Under a cloudless sky, p.26

Under a Cloudless Sky, page 26


Under a Cloudless Sky

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  Ruby paused. “There’s some places that are always with you, no matter how long you stay. Beulah Mountain was that way for me.” She tried to stand but couldn’t push herself up with one arm, so Frances helped.

  Tiffany looked bewildered, like she’d been relieved of her job, as Ruby walked into her old bedroom. Ruby laughed. “That was not the bed in here. You folks have tried to make this a palace. It was simple. There was nothing ostentatious about the apartment. The last thing anybody wanted was to show off.”

  “You mean your father didn’t want people to think he was rich?” Frances said.

  Ruby looked out the window at the hillside and didn’t answer right away. Finally she said, “People knew he was rich. But he didn’t flaunt it. He was kind to people. If the miners were happy, everyone was. That’s what he believed.” She turned. “You tell that to the people who traipse through here. There was a difference in the way he treated people and how Coleman treated them.”

  “Mr. Coleman was also kind,” Marilyn said.

  “You didn’t know him,” Ruby said. “He hired thugs to manage things. To him people were cattle. Masters and slaves. That was his outlook.” She went to the window and pressed her face to the glass.

  “What is it, Mama?”

  “My friend and I used to run down that hill—there was a fire escape leading down. We’d go through the woods and around the bend to the little church. And they would sing. Oh, it was beautiful. That’s where I came to know the Lord.”

  “What about your father?” Frances said. “Did he go to church with you?”

  “He came once, as I recall. It was complicated.”

  Charlotte noticed Tiffany and Marilyn exchanging glances, like they were ready to move on.

  “Is there anything else you’d like to see?” Marilyn said gently.

  “I think we’ve seen enough, right, Mama?” Frances said.

  Ruby walked through the door, but instead of turning left, she turned right and headed upstairs.





  Each step was a mountain for Ruby. The staircase narrowed and she felt closed in like she had when she was a young girl walking these steps for the first time. Her arm throbbed as she climbed. She focused on the shoes she wore and the tight laces through the eyelets. In a way, the shoes were carrying her, lifting her to a place she had never wanted to see again but had been drawn to just the same.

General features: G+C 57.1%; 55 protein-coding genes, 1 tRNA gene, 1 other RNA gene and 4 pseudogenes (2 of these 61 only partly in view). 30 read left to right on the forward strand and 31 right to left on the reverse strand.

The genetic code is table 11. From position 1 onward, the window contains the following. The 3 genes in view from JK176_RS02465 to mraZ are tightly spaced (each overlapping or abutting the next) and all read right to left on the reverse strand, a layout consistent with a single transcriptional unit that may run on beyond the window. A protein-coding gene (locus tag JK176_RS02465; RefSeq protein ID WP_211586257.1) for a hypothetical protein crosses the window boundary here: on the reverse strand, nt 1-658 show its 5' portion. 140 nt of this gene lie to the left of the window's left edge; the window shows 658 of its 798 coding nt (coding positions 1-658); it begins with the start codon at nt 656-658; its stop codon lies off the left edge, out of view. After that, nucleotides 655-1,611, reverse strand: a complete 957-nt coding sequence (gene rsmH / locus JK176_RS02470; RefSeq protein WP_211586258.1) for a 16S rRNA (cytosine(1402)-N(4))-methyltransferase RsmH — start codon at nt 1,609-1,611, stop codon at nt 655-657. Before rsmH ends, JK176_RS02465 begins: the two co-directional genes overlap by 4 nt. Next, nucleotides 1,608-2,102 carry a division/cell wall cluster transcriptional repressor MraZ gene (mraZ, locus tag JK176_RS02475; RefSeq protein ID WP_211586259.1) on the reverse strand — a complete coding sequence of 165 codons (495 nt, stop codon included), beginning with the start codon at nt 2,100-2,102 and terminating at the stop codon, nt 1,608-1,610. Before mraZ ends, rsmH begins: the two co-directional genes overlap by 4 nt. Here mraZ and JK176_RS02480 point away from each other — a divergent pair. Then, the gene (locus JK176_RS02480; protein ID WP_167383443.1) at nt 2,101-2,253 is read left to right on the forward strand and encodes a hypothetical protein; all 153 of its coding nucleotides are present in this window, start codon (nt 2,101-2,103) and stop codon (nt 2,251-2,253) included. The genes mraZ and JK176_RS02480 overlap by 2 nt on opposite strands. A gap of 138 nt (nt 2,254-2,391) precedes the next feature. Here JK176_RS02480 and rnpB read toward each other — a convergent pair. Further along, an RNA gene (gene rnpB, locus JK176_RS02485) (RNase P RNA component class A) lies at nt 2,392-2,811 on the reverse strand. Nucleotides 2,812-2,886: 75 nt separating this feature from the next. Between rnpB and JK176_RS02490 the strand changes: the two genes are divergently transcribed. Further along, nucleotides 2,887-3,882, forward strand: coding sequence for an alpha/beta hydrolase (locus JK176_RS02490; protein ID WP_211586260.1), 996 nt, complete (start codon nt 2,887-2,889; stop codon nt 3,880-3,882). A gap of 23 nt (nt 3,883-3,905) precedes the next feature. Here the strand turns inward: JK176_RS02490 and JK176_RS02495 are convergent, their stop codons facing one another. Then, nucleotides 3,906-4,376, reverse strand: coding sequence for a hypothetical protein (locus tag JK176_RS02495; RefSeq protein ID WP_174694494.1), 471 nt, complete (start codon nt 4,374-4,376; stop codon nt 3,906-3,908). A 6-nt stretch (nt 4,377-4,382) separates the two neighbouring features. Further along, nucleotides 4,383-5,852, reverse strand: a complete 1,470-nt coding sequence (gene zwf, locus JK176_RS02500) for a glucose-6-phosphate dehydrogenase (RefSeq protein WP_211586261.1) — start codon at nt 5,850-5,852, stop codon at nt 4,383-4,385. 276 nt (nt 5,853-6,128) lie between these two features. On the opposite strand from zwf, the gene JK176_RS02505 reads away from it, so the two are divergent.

She reached the landing and thought she knew what Sir Edmund Hillary must have felt. Behind her came the whir of a shutter as Charlotte snapped pictures. Ruby wanted to protest, but she had only so much energy. Plus, she liked Charlotte’s spunk. If the girl hadn’t been so persistent, Ruby might not have made her pilgrimage.

  For years, Ruby had considered the consequences of walking into this room, where her life had changed forever. Each time the idea surfaced, she pushed it down and vowed to keep her secret. No one would understand and certainly no one would forgive. How could they?

  She shuffled to the door as others held back as if allowing her to enter the Holy of Holies alone. By sheer willpower, she grabbed the knob, expecting it to be locked, but it turned loosely and jiggled. She pushed open the door and let go. It hit the wall with a thud and tiny bits of plaster fell to the hardwood.

  There was a new-paint smell, but she caught a hint of the past in the linseed and leather. The cigar smoke that had hung heavy was gone, but she still smelled it, still was able to close her eyes and bring it back. Funny how the mind could call into being something that had vanished, like the scent of burning leaves or the inside of a dusty hymnal or a room filled with never-worn shoes.

  She glanced at the pictures on the wall next to the window and something went numb. Those faces had blurred in her dreams through the years, but now they looked at her in focus, staring across the decades, accusing her. And why wouldn’t they? They knew the truth about what happened on that day in 1933.

  The others joined her and Frances put a hand on her arm and asked if she was all right. Ruby nodded and walked to the window, the mountain vista overwhelming.

  “I think I need to sit,” she said.

  She fell heavily into the leather chair with her back to the men on the wall. She looked up at Tiffany. “I want to hear what you’re going to tell people you bring here. I assume you will allow visitors.”

  “Of course,” Marilyn said, stepping forward. “This is part of our history, though it’s not the prettiest part.”

  Tiffany cleared her throat as if she were about to sing an aria. She brought her palms together dramatically, fingers touching.

  “Come on, let her rip,” Ruby said.

  “This room was planned by Mr. Handley to be a meeting place for the mine owners and their managers.” Tiffany spoke with a prim, proper voice devoid of feeling. She opened a hand toward the window. “From here, they could see not only the town and the railroad, but also the coal being loaded and readied for transport. It was their headquarters, if you will, and a rendezvous point for the men of Coleman-Handley. This was the central hub for their decision making, as well as a place where men could freely drink an adult beverage and smoke a cigar and unwind from the hard work. They talked of their successes and failures, accidents and acts of God. There are stories of card games that went on well into the night.

  “But make no mistake, there was much work accomplished here, too. Mr. Coleman calculated the tonnage of coal being brought out of the mine, deciphered their profit margins, and made plans about the next operation or how to best invest. So it makes sense that one of the most significant, though darkest, events in the town would happen here. It was in this room that the massacre you’ve heard about occurred. The details aren’t fully known because no one survived the attack. But the sheriff who investigated the crime and kept meticulous records believes it happened this way.